How Gardening became people’s favourite past time during Quarantine

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Gardening has long been a hobby that appealed to people’s desire to connect with nature. It’s a way to release stress and anxiety, hone your green thumb and cultivate your own food.

Many Americans turned to gardening during quarantine as a way to pass the time. It was an activity that offered a sense of purpose and community and an escape from the confinement of an increasingly urban lifestyle.

The Great Depression

During the Great Depression, many people were struggling with unemployment, low incomes, and financial hardship. This crisis began with the stock market crash of 1929 and spread across the globe.

In the United States, factories closed, mills and mines were abandoned, homes were foreclosed on, and people lost their jobs. As a result, the economy shrank to a third of its previous level. The stock market plunged, and the value of currency plummeted.

The recession also forced families to reduce their spending. In many cases, they cut back on food, clothing, and household expenses. Families that could not afford to pay their taxes often lost their homes and farms.

Farmers were better able to weather the storm than city dwellers. They often had large gardens that they could grow their own food in, and livestock to raise for meat and milk.

This allowed them to save money by growing their own foods and cutting out expensive food items from their diets. Relief gardening was a successful way to keep people fed during the Great Depression.

Gardening also helped to improve air quality, which was especially important during quarantine. It was also a simple and low-cost way to add color and liveliness to homes, and it offered an outlet for creativity during long days at home.

Another way that gardening was beneficial during the Great Depression was by providing a source of employment for the unemployed. The government created a program called the Works Progress Administration (WPA), which employed millions of Americans in a variety of jobs.

The WPA worked to stimulate the economy through public works projects and job training programs. It also helped to alleviate poverty by redistributing food and supplies to those in need.

In addition to this, many people found that gardening allowed them to be self-reliant and gave them a sense of belonging in their community. It also helped to reduce their dependence on others, thereby eliminating the possibility of laziness and a lack of responsibility.

World War II

World War II, which lasted from 1939 to 1945, was a global conflict that pitted the Axis powers–Germany, Italy, and Japan–and their Allies against each other. The war was a watershed in 20th-century geopolitics and marked a decisive shift in power.

While no single event can be traced as the origin of World War II, it began with the onset of the Great Depression in 1929 and its impact on German society. The German government responded to the recession by remilitarizing areas previously under French rule and by redefining Germany’s borders in violation of the 1919 Treaty of Versailles.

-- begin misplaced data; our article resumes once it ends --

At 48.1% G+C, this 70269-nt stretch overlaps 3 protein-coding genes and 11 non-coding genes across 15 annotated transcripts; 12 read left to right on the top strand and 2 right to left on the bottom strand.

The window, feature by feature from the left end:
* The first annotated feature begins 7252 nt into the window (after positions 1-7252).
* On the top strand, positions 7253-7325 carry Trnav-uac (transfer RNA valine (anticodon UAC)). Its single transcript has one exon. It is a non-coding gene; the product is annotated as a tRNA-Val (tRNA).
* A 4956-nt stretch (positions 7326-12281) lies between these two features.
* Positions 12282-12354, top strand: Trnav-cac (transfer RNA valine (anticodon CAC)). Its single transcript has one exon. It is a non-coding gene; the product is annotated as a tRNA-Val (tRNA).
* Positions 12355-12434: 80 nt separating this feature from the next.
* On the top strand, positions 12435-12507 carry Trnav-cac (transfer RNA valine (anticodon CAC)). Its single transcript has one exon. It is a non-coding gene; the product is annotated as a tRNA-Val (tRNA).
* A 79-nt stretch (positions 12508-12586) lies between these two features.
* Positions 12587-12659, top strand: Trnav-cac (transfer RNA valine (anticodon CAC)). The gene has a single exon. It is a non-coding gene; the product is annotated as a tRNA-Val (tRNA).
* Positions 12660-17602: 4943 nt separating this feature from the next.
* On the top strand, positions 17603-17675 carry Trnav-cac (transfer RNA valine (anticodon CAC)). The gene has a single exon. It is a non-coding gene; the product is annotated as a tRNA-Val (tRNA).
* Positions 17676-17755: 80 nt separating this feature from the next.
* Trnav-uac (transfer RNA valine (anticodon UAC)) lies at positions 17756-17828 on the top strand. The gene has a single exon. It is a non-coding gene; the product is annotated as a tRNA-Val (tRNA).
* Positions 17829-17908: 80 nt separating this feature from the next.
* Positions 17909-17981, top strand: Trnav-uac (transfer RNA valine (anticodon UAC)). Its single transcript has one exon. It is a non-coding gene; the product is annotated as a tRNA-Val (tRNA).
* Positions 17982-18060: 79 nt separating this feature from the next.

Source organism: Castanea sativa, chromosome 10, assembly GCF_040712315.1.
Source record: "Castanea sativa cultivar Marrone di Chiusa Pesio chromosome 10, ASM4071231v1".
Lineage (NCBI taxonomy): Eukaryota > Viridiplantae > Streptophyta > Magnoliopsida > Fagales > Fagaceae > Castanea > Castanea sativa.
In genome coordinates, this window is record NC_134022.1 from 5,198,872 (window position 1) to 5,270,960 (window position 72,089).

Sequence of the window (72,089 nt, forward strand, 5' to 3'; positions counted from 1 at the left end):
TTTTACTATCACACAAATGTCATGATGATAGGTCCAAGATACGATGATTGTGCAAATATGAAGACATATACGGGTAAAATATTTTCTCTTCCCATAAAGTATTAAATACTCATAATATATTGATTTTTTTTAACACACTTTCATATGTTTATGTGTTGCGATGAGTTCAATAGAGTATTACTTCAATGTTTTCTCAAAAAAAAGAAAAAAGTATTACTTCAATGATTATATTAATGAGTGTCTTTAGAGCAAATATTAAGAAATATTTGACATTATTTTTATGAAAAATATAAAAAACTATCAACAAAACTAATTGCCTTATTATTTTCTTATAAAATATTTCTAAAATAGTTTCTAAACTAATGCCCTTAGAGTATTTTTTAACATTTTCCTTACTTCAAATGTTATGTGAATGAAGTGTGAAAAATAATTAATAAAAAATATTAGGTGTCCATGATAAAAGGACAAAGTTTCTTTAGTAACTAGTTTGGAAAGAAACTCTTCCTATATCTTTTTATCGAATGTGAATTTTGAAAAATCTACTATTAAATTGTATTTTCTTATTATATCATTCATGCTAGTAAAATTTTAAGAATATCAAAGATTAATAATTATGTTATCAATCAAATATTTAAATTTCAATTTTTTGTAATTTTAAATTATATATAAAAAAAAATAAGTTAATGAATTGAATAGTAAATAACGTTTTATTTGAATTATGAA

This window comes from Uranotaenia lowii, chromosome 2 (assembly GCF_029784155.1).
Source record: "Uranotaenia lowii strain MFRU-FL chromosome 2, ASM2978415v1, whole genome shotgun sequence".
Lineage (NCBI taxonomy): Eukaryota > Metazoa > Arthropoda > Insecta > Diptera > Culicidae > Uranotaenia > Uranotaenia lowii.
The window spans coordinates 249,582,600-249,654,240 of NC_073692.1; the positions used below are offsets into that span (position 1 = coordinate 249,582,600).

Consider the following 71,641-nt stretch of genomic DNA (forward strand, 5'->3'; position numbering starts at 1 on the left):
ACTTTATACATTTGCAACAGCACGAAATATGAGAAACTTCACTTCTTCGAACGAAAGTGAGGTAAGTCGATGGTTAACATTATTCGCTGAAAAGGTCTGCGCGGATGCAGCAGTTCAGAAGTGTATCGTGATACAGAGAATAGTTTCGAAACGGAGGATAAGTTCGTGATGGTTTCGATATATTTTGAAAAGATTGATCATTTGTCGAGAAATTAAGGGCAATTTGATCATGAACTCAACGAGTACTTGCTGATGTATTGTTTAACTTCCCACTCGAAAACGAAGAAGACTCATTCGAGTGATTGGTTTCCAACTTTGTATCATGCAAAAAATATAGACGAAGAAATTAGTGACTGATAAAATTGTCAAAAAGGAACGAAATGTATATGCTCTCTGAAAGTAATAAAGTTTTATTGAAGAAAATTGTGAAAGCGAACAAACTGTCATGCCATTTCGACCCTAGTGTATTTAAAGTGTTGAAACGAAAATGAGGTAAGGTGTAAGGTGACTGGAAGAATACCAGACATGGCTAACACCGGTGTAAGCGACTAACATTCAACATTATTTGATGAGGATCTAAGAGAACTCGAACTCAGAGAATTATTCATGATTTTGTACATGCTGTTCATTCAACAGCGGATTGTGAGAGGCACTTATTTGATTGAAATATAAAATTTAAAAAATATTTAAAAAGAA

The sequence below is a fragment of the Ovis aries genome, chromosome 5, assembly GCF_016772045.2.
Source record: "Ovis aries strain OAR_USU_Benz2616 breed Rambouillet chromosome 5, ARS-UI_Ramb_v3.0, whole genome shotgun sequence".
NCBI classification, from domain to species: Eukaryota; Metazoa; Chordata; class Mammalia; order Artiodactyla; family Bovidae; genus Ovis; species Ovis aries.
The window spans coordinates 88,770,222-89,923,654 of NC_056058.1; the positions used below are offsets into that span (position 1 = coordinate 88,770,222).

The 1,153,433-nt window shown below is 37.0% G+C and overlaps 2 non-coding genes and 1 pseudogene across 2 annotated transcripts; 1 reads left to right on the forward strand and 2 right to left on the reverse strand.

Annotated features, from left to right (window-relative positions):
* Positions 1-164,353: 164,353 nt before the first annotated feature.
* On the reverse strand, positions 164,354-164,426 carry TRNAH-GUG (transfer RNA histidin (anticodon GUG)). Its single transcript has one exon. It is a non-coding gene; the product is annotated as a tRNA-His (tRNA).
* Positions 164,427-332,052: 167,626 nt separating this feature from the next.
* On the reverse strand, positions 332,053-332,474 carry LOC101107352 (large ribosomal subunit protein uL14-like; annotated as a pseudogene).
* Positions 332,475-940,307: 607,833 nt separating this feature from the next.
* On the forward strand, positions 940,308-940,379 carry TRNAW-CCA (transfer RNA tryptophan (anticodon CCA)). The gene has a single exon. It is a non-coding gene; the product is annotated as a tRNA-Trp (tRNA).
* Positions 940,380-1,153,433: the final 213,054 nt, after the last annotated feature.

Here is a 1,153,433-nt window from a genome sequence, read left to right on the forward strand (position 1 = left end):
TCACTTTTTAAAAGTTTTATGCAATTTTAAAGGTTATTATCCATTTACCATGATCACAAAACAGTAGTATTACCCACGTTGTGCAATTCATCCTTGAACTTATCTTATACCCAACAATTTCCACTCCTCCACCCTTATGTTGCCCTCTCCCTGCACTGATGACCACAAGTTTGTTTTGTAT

Hitler’s rise to power and the escalating military conquest of Europe was driven by the deep resentment among the German people over the emasculating Treaty of Versailles. As a result, the Germans developed a policy of armed conquest that included the expansion of their navy and the establishment of the Luftwaffe.

In June 1941, the Germans launched an invasion of the Soviet Union in direct violation of the pact signed between the two countries in August 1939. In addition, Finland joined the Axis alliance in June 1941 to seek redress for its defeat during the winter war of 1939-1940.

Throughout the summer and fall of 1941, the Germans advanced rapidly across the Baltic states (including Finland), taking Leningrad, Smolensk, Kiev, and Rostov. In response, Britain and France declared war on Germany on September 3 at 11:00 am and 5:00 pm, respectively.

As the Germans continued to advance, the Allies launched an assault that would take Allied troops into the heart of Nazi-occupied Europe. By the end of 1943, the Allies had occupied all of Europe except for Poland, which was retaken in the fall of 1944.

The victory gardens that were planted during the war served as a reminder of the importance of food security for families and as an outlet for stress, especially for older people who were under long home quarantine. The gardens also helped to provide Americans with fresh produce during a time when most people were issued ration books, which contained stamps for meat, sugar, and cooking oil.

The Cold War

The Cold War, a global conflict between the world’s two superpowers, was a major turning point in world history. It was characterized by an aggressive arms race, proxy wars, and ideological bids for dominance.

The United States and the Soviet Union were rivals, primarily because of their differing political and economic beliefs. They also strove to gain control over their respective territories by force, despite the fact that they were technically at peace.

Throughout the Cold War, both sides attempted to fight the other through a series of military proxy wars, known as the Arms Race and the Space Race. Each side wanted to demonstrate its technological and scientific superiority.